Part of the challenge of writing is leaving a lasting impression with the reader. Not simply the plot but key characters.
Think of Charles Dickens’ two-page description of Scrooge in The Christmas Carol which included:
Oh! He was a tight-fisted hand at the grindstone, Scrooge! A squeezing, wrenching, grasping, scraping, clutching, covetous, old sinner! Hard and sharp as flint, from which no steel had ever struck out generous fire; secret, and self-contained, and solitary as an oyster. The cold within him froze his old features, nipped his pointed nose shriveled his cheek, stiffened his gait; made his eyes red, his thin lips blue; and spoke out shrewdly in his grating voice.”
So, I’m looking back on some of my favorite character descriptions and want to share them with you, dear reader. Here goes.
From the upcoming Operation Jeremiah’s Jar, a contemporary thriller, the third book in the Max’s and Kat’s Thrill of the Hunt series. It’s about Macmoud Aaqil Farooq, leader of The Three Sixes caliphate’s European and African region:
This man did not fear. Fear itself cast a sullen glance in his direction before skulking way. The blood on his hands spanned continents and hemispheres. His greatest triumphs—insh Allah—had left Parisians, Americans, Germans, Italians and Londoners weeping on their knees.
From True North: Tice’s Story when the escaping slave Tice meets naturalist and author Henry David Thoreau, who is “conducting” him toward Boston:
“I believe,” Thoreau said, “there are things beyond what we can see or feel or smell.”
“Oh. God!” Tice said.
Thoreau smiled. “You might say. I call him that.”
“Good, ’cause it’s what He calls Hisself.” Tice grinned, glad he could exchange words with this obviously grand man.
Also from Operation Jeremiah’s Jar, revealing the relationship between Max Braxton and Sam Gronkowsky:
They’d trained together, fought together, dug a latrine together, cleaned each others’ M4s. Max had hot-bombed Sam’s field ration with cayenne pepper and Sam had blasted him out of bed at three in the morning with a shofar shriek that would peel the hide off a bull.
Another from Operation Jeremiah’s Jar, Max’s comparison of Kat’s new bodyguard, IDF veteran Kefira “Keffy” Jankel, and her former bodyguard, Idan:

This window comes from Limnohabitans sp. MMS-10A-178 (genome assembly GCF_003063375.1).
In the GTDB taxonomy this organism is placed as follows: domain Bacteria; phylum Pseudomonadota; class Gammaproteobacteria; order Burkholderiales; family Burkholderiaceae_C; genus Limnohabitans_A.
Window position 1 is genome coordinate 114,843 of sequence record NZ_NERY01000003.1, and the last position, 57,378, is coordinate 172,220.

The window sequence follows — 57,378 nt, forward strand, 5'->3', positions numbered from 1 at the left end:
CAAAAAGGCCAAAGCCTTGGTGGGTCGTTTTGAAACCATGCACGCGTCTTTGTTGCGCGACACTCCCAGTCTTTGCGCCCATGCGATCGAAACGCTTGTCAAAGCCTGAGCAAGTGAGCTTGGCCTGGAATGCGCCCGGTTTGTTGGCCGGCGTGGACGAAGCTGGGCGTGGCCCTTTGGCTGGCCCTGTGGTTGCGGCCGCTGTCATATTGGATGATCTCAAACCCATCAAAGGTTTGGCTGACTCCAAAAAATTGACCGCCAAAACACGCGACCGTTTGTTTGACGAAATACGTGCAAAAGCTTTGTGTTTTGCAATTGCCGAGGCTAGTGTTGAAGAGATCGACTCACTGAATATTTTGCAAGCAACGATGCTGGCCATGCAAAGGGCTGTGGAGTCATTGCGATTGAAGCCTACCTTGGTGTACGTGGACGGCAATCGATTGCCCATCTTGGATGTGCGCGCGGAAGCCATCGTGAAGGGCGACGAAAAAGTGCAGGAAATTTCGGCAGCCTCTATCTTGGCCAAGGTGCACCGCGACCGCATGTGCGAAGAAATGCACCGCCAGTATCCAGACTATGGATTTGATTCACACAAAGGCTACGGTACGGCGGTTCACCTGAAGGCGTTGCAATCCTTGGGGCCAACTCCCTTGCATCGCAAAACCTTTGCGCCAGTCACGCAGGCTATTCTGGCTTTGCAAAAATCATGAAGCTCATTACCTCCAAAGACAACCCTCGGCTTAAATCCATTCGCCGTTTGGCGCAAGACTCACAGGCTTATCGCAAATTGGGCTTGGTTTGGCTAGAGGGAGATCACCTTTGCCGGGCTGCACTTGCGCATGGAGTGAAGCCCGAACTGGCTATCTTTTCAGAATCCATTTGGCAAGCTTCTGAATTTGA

“Idan’s a one-man Davidka [Israeli mortar used in the War of Independence]. Keffy? She’s a one-woman Cruise missile. Idan could wipe out probably a half-dozen jihadists at a time. Keffy’d take out a squadron.”
From The Crossing, a story of the Ku Klux Klan in Maine in the 1920s, this aside about lumberjack Jigger Jacques breaking up a log jam on a river:
“The Jig,” Andre interjected, “got right down in there, gave a little nudge to just the right log, and when that wall of wood came down on him—”
“He just hopped aboard like he was gettin’ on a train headin’ south,” Yvan chortled.
“Yessiree, Jigger,” said a young man standing next to him, “I believe you could ride the bubbles of a bar of soap to shore in a hurricane.”
From The Last Aliyah in which retired Red Sox player Bunyan “Jacko” Jackson is a “conductor” on a modern-day Underground Railroad, secreting Jews out of a hostile America. He has just received news that the US Senate has approved a United Nations resolution banning Jewish emigration to Israel:
Jackson’s mouth went dry. He scowled at the phone as if it were a Yankee pitcher, or an implement that could answer the stark question: How could the United States do this to its own people?
Max’s first assessment of Kat in Chasing the Music, the first of the Thrill of the Hunt series:
She was obviously a lady of class, of elegance—a refined woman who didn’t need to gussy up to look absolutely tantalizing. Green eyes. Short-cut, curly red hair. Lanky, athletic, about five-foot-eight, thirty-five-ish. No wedding band. Wearing khaki shorts and, he might say, very well indeed.
If she was available, he was interested. He had no romantic ties, no children, just a $1,000-a-month alimony and a train wreck of bad memories.
Also from Chasing the Music:
Kat turned to better observe this man beside her. Six-foot-two-ish, forty-two-ish, short, curly black hair with streaks of premature gray. (Thoughts of Jeff Chandler, the movie star of yesteryear, invaded her mind.) Square-jawed with a square face. If the SEALs had wanted a poster boy, this guy would be the choice.
She could visualize Max in Steve McQueen’s place on top of the motorcycle in The Great Escape, or behind the wheel of the Mustang in Bullitt, or slapping cuffs on a bad guy as bounty hunter Doc, or—and this widened her smile—flying off with Faye Dunaway in The Thomas Crown Affair. In her vision she was Faye Dunaway. She caught herself smiling.
I’d love to hear some of your favorite descriptions from your favorite books.
Meanwhile, come October 15, check out Operation Jeremiah’s Jar. I think you’ll love the action, the plot, the subplot — the whole works.
In fact, check out all my books at http://www.markalanleslie.com.